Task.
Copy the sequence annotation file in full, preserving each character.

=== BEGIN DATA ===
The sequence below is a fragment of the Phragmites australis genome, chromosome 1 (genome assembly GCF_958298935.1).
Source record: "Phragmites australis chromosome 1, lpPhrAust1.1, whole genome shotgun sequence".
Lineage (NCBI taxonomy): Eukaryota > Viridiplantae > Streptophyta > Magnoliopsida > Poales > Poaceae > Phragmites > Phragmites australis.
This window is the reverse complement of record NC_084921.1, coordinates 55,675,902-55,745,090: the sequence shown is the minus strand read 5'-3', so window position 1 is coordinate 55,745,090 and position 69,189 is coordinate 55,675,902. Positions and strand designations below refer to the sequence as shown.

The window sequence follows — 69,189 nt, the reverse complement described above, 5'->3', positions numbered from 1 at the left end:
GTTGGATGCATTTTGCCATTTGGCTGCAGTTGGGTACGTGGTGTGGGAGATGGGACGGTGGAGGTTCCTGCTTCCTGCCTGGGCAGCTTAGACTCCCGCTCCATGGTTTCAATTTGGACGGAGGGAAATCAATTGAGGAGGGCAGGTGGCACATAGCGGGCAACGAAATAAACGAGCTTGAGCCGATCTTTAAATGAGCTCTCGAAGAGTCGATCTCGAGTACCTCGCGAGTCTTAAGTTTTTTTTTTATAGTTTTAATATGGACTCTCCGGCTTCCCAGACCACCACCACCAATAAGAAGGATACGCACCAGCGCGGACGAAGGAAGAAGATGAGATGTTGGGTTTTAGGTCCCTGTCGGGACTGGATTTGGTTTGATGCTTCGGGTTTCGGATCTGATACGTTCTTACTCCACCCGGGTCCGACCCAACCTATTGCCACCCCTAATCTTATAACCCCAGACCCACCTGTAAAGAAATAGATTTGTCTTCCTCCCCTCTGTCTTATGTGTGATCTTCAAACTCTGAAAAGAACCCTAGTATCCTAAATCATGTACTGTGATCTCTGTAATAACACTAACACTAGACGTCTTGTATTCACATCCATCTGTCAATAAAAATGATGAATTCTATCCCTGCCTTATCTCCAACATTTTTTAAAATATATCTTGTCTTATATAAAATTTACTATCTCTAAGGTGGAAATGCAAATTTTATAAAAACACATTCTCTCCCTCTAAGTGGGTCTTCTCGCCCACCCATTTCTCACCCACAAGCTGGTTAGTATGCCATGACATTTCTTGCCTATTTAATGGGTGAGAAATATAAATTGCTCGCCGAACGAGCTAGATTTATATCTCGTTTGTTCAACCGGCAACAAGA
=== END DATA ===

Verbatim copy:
The sequence below is a fragment of the Phragmites australis genome, chromosome 1 (genome assembly GCF_958298935.1).
Source record: "Phragmites australis chromosome 1, lpPhrAust1.1, whole genome shotgun sequence".
Lineage (NCBI taxonomy): Eukaryota > Viridiplantae > Streptophyta > Magnoliopsida > Poales > Poaceae > Phragmites > Phragmites australis.
This window is the reverse complement of record NC_084921.1, coordinates 55,675,902-55,745,090: the sequence shown is the minus strand read 5'-3', so window position 1 is coordinate 55,745,090 and position 69,189 is coordinate 55,675,902. Positions and strand designations below refer to the sequence as shown.

The window sequence follows — 69,189 nt, the reverse complement described above, 5'->3', positions numbered from 1 at the left end:
GTTGGATGCATTTTGCCATTTGGCTGCAGTTGGGTACGTGGTGTGGGAGATGGGACGGTGGAGGTTCCTGCTTCCTGCCTGGGCAGCTTAGACTCCCGCTCCATGGTTTCAATTTGGACGGAGGGAAATCAATTGAGGAGGGCAGGTGGCACATAGCGGGCAACGAAATAAACGAGCTTGAGCCGATCTTTAAATGAGCTCTCGAAGAGTCGATCTCGAGTACCTCGCGAGTCTTAAGTTTTTTTTTTATAGTTTTAATATGGACTCTCCGGCTTCCCAGACCACCACCACCAATAAGAAGGATACGCACCAGCGCGGACGAAGGAAGAAGATGAGATGTTGGGTTTTAGGTCCCTGTCGGGACTGGATTTGGTTTGATGCTTCGGGTTTCGGATCTGATACGTTCTTACTCCACCCGGGTCCGACCCAACCTATTGCCACCCCTAATCTTATAACCCCAGACCCACCTGTAAAGAAATAGATTTGTCTTCCTCCCCTCTGTCTTATGTGTGATCTTCAAACTCTGAAAAGAACCCTAGTATCCTAAATCATGTACTGTGATCTCTGTAATAACACTAACACTAGACGTCTTGTATTCACATCCATCTGTCAATAAAAATGATGAATTCTATCCCTGCCTTATCTCCAACATTTTTTAAAATATATCTTGTCTTATATAAAATTTACTATCTCTAAGGTGGAAATGCAAATTTTATAAAAACACATTCTCTCCCTCTAAGTGGGTCTTCTCGCCCACCCATTTCTCACCCACAAGCTGGTTAGTATGCCATGACATTTCTTGCCTATTTAATGGGTGAGAAATATAAATTGCTCGCCGAACGAGCTAGATTTATATCTCGTTTGTTCAACCGGCAACAAGA